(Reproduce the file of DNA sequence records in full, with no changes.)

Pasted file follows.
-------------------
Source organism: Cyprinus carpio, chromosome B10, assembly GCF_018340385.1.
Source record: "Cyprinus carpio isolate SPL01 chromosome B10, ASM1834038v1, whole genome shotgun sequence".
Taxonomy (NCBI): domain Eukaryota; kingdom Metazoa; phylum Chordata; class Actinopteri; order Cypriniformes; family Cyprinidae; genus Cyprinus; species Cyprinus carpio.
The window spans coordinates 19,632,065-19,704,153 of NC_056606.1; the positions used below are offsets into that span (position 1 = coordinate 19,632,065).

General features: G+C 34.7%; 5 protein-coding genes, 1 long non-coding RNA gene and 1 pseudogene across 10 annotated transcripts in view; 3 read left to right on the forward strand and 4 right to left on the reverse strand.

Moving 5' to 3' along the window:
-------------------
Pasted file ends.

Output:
Source organism: Cyprinus carpio, chromosome B10, assembly GCF_018340385.1.
Source record: "Cyprinus carpio isolate SPL01 chromosome B10, ASM1834038v1, whole genome shotgun sequence".
Taxonomy (NCBI): domain Eukaryota; kingdom Metazoa; phylum Chordata; class Actinopteri; order Cypriniformes; family Cyprinidae; genus Cyprinus; species Cyprinus carpio.
The window spans coordinates 19,632,065-19,704,153 of NC_056606.1; the positions used below are offsets into that span (position 1 = coordinate 19,632,065).

General features: G+C 34.7%; 5 protein-coding genes, 1 long non-coding RNA gene and 1 pseudogene across 10 annotated transcripts in view; 3 read left to right on the forward strand and 4 right to left on the reverse strand.

Moving 5' to 3' along the window: